The end and the beginning

Being on or near the western tip of England has provided some interesting strategic advantages. 

First of all, there is the opportunity to brand yourself the “first and last” place in England. For the owners of Land’s End, this is no small feature. For some reason, they felt that opening a small amusement park on this historic promontory would be just the ticket. One assumes that lovers of Shaun the Sheep flock here just for the “experience.”

They might also check out the view, which was spectacular today.

We waved to New York across the sea, and then – have to admit it – ducked into the Shaun the Sheep gift shop, bypassing the “Experience.” It was nice to reunite with some familiar scenes from Wallace and Gromit land.

But now back to the scenery and the importance of the coast of Cornwall.

Our next stop was the Porthcurno Telegraph Museum, which reveals what an important part this tiny village played in world affairs. It is the beginning point from which the undersea cables that connected the globe with England were laid, making it the communications center of world for many years. It was important well beyond the days of the early telegraph, now into the digital age.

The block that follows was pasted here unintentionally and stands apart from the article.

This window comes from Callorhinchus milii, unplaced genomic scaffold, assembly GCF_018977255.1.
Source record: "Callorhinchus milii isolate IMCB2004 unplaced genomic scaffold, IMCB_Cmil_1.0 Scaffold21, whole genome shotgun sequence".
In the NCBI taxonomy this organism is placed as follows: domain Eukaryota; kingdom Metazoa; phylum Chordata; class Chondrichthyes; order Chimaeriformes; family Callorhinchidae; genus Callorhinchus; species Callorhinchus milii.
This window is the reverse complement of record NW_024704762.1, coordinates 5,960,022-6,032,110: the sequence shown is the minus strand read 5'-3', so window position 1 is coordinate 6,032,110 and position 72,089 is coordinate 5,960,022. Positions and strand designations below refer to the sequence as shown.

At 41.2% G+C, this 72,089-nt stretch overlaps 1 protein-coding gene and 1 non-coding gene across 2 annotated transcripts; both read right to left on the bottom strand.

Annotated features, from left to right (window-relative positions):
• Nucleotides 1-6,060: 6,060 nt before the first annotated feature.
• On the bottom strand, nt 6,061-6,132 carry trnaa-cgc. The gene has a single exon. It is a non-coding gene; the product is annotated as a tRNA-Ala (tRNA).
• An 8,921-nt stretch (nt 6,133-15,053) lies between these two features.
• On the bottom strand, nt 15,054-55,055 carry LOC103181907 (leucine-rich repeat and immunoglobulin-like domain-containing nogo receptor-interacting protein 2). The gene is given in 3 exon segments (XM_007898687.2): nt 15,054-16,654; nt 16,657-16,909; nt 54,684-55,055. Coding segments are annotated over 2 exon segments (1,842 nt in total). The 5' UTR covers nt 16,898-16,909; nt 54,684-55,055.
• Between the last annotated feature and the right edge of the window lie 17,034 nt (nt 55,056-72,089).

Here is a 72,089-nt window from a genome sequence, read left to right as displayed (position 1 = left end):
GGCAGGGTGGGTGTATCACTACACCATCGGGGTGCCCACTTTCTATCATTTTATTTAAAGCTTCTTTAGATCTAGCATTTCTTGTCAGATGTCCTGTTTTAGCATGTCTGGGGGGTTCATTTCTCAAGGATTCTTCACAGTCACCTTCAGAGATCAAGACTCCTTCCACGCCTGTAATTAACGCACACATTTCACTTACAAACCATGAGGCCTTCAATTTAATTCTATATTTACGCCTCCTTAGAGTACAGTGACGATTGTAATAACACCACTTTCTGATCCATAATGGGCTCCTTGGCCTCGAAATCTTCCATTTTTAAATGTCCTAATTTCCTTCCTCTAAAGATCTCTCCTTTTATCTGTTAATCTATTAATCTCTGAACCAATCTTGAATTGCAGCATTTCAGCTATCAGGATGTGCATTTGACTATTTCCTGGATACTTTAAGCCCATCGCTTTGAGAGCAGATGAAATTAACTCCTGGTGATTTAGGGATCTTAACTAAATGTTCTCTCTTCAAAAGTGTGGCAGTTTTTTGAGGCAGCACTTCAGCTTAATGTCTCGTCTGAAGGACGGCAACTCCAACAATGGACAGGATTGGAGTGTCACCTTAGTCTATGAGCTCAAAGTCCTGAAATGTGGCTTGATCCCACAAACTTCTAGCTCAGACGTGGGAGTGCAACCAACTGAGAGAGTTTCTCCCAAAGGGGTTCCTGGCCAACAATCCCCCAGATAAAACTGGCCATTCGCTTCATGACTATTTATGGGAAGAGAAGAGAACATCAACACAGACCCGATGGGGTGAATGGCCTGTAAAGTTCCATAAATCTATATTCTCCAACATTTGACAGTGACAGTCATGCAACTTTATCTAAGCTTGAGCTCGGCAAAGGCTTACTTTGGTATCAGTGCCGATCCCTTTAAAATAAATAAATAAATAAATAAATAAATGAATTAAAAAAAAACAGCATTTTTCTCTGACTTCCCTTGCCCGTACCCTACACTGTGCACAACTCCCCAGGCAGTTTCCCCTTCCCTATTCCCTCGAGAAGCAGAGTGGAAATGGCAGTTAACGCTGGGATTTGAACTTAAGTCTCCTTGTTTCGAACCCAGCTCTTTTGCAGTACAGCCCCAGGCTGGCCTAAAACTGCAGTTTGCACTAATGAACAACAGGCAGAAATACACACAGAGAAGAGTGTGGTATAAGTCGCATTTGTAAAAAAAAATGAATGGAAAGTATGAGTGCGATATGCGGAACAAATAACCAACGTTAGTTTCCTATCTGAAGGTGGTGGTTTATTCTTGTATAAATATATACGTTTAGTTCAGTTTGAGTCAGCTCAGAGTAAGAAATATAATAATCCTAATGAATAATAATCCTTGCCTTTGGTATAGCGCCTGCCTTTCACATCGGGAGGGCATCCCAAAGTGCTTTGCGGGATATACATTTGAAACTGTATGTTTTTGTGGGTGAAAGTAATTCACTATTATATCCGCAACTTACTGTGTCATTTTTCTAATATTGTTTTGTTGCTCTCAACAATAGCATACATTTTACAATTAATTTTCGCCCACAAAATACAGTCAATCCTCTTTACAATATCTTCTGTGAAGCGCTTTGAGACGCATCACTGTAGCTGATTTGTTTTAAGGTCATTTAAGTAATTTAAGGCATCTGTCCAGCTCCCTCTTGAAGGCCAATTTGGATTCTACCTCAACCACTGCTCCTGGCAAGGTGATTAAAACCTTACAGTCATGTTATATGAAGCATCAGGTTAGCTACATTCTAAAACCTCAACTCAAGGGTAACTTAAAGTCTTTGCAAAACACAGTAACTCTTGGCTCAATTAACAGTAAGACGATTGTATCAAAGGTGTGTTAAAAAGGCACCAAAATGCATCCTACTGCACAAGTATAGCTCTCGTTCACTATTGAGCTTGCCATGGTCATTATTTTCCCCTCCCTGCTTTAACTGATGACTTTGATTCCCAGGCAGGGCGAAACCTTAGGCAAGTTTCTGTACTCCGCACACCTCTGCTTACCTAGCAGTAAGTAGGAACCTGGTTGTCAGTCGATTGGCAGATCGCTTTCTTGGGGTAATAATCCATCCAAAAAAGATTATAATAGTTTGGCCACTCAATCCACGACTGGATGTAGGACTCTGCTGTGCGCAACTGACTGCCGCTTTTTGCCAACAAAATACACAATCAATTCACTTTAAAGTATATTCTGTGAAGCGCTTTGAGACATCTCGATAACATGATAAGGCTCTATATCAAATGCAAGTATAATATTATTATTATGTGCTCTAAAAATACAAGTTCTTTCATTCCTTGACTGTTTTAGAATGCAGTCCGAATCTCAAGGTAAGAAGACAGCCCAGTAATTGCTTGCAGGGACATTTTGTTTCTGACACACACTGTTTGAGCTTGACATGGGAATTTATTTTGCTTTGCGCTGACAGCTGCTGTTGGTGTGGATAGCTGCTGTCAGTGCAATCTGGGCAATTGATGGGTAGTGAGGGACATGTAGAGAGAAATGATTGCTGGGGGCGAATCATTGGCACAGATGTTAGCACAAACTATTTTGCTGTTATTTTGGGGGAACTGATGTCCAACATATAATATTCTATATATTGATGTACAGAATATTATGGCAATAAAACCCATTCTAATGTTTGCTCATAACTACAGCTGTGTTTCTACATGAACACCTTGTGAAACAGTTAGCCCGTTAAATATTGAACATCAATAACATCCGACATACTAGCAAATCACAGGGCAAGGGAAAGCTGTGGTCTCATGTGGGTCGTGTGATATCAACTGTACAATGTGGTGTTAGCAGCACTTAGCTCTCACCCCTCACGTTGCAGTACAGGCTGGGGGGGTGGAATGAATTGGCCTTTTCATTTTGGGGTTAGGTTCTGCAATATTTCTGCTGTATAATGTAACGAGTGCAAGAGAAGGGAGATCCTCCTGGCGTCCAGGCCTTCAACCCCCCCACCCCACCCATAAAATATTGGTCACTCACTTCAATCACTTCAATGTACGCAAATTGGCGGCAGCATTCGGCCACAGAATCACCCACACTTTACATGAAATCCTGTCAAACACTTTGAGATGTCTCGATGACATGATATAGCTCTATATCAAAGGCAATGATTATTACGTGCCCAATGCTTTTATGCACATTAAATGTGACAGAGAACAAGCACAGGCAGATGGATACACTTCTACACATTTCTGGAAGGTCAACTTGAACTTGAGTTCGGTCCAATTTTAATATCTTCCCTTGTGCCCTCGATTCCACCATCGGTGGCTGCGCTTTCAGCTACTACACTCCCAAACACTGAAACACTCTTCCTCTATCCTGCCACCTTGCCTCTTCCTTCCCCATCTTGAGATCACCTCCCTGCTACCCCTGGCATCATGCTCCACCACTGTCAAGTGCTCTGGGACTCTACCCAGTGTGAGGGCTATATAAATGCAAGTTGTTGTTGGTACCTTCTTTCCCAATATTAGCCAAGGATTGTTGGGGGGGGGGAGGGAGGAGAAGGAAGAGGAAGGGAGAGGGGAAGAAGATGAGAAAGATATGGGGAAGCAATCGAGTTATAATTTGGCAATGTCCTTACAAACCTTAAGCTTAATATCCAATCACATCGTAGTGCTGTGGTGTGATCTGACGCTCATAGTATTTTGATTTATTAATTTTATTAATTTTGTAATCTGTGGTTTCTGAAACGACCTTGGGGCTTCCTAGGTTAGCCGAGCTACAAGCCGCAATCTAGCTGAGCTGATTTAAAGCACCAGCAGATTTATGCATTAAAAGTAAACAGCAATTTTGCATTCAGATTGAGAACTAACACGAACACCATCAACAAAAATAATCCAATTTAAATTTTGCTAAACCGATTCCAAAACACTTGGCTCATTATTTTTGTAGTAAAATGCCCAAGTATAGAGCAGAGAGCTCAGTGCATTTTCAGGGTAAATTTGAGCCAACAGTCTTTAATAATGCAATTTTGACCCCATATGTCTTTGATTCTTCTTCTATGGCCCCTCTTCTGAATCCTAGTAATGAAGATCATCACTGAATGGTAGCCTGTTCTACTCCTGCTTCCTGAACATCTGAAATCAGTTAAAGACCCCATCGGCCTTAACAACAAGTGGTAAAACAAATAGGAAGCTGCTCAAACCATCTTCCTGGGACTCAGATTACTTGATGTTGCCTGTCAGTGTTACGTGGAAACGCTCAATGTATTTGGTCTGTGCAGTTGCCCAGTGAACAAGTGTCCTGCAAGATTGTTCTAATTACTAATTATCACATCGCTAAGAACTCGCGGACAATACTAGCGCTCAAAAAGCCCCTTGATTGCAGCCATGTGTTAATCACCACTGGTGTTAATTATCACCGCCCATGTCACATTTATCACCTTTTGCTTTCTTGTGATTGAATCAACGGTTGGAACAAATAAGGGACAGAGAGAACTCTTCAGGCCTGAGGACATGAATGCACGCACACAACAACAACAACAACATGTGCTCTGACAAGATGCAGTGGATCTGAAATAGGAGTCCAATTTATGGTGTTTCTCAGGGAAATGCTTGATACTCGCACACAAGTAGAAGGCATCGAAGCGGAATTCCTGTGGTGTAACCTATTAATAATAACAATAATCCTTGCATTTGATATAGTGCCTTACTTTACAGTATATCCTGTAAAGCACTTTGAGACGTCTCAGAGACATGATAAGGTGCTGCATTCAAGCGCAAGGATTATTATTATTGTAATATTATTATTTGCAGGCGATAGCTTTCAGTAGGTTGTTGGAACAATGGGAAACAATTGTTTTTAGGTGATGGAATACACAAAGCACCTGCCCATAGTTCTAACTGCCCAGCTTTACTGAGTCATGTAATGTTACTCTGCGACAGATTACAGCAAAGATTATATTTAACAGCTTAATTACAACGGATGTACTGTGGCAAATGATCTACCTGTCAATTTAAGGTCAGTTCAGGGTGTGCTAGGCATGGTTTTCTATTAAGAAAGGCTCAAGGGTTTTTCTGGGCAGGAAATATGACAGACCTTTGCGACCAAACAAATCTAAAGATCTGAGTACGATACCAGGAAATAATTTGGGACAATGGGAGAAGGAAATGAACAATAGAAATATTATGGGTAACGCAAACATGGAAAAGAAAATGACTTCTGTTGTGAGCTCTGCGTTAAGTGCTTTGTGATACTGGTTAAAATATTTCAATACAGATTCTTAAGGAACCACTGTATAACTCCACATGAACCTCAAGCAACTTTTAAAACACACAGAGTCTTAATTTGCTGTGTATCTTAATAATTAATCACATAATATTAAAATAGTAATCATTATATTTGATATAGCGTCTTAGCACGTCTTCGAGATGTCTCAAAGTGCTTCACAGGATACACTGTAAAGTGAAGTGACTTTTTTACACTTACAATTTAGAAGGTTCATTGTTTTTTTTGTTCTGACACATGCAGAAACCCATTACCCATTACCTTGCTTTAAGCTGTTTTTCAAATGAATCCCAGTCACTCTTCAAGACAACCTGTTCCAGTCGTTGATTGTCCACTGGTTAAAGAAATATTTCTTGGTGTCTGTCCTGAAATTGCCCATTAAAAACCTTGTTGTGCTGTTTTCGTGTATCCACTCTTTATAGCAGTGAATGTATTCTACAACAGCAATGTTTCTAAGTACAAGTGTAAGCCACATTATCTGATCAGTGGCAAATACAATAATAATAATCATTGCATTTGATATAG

During the WWII years, the operations were moved into tunnels next to the main offices, making them secure from bombing raids, which would have crippled Allied communications. Everything we saw was original, from samples of original cables, to wireless machines, and the tools that took us up to the digital age. Fiber optic cable has replaced copper, but this is still the place where a lot of what we depend on goes into the sea to connect us all.

I still think the internet works by magic, but it seems a lot of the magicians involved passed through Porthcurno. Amazing.

Don’s Food Corner

Lunch today was in the cafe at the Telegram Museum.  A modest menu. But they promised a “proper” Cornish pasty, so I went for that.  I think this one, which had what I assume was a traditional filling, was somewhat better than the one in St. Ives. The crust was lighter and the filling was richer with actual noticeable bits of meat. Don’t think I’m softening on this regional favorite. (I haven’t asked for any recipes.) I think it should remain a regional treat. I must say, however, those pasties are filling. One can keep you going all day, which meant there was no room for a cream tea later in the afternoon. Knocking out an opportunity for a cream tea is, I’m afraid, another strike against the pasty.

Jo had a leek and potato soup, which was excellent, and a Cheddar cheese and chutney sandwich. The cheese was shredded and the chutney was nicely peppery. It was a comfy lunch for a day that was sunny but windy and rather cold. When I mentioned the wind to the ticket taker at the Telegraph Museum, he replied that people in Cornwall would consider it simply a mild breeze.

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